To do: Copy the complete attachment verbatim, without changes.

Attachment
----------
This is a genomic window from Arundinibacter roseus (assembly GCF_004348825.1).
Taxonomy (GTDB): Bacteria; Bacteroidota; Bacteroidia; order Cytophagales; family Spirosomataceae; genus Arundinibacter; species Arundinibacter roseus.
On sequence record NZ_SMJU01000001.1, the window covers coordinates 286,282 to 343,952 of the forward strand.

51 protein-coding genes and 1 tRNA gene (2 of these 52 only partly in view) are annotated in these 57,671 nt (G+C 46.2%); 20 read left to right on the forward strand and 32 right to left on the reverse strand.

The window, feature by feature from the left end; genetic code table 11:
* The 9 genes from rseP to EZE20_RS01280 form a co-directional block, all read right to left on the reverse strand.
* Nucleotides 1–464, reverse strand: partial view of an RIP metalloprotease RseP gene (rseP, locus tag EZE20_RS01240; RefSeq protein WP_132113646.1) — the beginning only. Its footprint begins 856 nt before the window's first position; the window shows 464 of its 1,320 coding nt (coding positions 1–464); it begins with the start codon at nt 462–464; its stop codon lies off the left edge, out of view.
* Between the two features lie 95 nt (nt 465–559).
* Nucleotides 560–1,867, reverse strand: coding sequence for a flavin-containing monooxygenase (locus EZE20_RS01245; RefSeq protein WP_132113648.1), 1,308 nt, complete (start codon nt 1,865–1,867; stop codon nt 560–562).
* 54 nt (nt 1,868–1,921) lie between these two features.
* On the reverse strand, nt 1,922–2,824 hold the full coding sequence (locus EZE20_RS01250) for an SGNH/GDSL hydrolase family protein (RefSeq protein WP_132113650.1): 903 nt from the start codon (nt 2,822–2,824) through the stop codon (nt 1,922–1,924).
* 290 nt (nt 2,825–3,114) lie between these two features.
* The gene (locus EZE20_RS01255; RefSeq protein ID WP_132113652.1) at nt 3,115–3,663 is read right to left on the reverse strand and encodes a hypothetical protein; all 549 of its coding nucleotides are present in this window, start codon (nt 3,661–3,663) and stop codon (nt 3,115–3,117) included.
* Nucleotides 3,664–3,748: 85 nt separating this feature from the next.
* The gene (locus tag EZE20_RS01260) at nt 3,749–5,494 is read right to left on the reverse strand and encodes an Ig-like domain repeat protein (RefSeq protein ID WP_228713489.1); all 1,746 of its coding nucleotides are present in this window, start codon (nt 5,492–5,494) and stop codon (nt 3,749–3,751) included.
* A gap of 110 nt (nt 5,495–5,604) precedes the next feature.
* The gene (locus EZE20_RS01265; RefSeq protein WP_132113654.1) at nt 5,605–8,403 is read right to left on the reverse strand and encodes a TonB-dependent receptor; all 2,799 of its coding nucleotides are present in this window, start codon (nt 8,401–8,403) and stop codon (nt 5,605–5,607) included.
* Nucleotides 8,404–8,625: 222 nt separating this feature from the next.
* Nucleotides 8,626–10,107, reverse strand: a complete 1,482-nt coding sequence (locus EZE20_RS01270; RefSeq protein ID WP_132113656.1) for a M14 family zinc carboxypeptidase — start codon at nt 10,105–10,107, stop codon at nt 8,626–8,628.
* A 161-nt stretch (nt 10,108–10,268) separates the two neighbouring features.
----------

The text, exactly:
This is a genomic window from Arundinibacter roseus (assembly GCF_004348825.1).
Taxonomy (GTDB): Bacteria; Bacteroidota; Bacteroidia; order Cytophagales; family Spirosomataceae; genus Arundinibacter; species Arundinibacter roseus.
On sequence record NZ_SMJU01000001.1, the window covers coordinates 286,282 to 343,952 of the forward strand.

51 protein-coding genes and 1 tRNA gene (2 of these 52 only partly in view) are annotated in these 57,671 nt (G+C 46.2%); 20 read left to right on the forward strand and 32 right to left on the reverse strand.

The window, feature by feature from the left end; genetic code table 11:
* The 9 genes from rseP to EZE20_RS01280 form a co-directional block, all read right to left on the reverse strand.
* Nucleotides 1–464, reverse strand: partial view of an RIP metalloprotease RseP gene (rseP, locus tag EZE20_RS01240; RefSeq protein WP_132113646.1) — the beginning only. Its footprint begins 856 nt before the window's first position; the window shows 464 of its 1,320 coding nt (coding positions 1–464); it begins with the start codon at nt 462–464; its stop codon lies off the left edge, out of view.
* Between the two features lie 95 nt (nt 465–559).
* Nucleotides 560–1,867, reverse strand: coding sequence for a flavin-containing monooxygenase (locus EZE20_RS01245; RefSeq protein WP_132113648.1), 1,308 nt, complete (start codon nt 1,865–1,867; stop codon nt 560–562).
* 54 nt (nt 1,868–1,921) lie between these two features.
* On the reverse strand, nt 1,922–2,824 hold the full coding sequence (locus EZE20_RS01250) for an SGNH/GDSL hydrolase family protein (RefSeq protein WP_132113650.1): 903 nt from the start codon (nt 2,822–2,824) through the stop codon (nt 1,922–1,924).
* 290 nt (nt 2,825–3,114) lie between these two features.
* The gene (locus EZE20_RS01255; RefSeq protein ID WP_132113652.1) at nt 3,115–3,663 is read right to left on the reverse strand and encodes a hypothetical protein; all 549 of its coding nucleotides are present in this window, start codon (nt 3,661–3,663) and stop codon (nt 3,115–3,117) included.
* Nucleotides 3,664–3,748: 85 nt separating this feature from the next.
* The gene (locus tag EZE20_RS01260) at nt 3,749–5,494 is read right to left on the reverse strand and encodes an Ig-like domain repeat protein (RefSeq protein ID WP_228713489.1); all 1,746 of its coding nucleotides are present in this window, start codon (nt 5,492–5,494) and stop codon (nt 3,749–3,751) included.
* A gap of 110 nt (nt 5,495–5,604) precedes the next feature.
* The gene (locus EZE20_RS01265; RefSeq protein WP_132113654.1) at nt 5,605–8,403 is read right to left on the reverse strand and encodes a TonB-dependent receptor; all 2,799 of its coding nucleotides are present in this window, start codon (nt 8,401–8,403) and stop codon (nt 5,605–5,607) included.
* Nucleotides 8,404–8,625: 222 nt separating this feature from the next.
* Nucleotides 8,626–10,107, reverse strand: a complete 1,482-nt coding sequence (locus EZE20_RS01270; RefSeq protein ID WP_132113656.1) for a M14 family zinc carboxypeptidase — start codon at nt 10,105–10,107, stop codon at nt 8,626–8,628.
* A 161-nt stretch (nt 10,108–10,268) separates the two neighbouring features.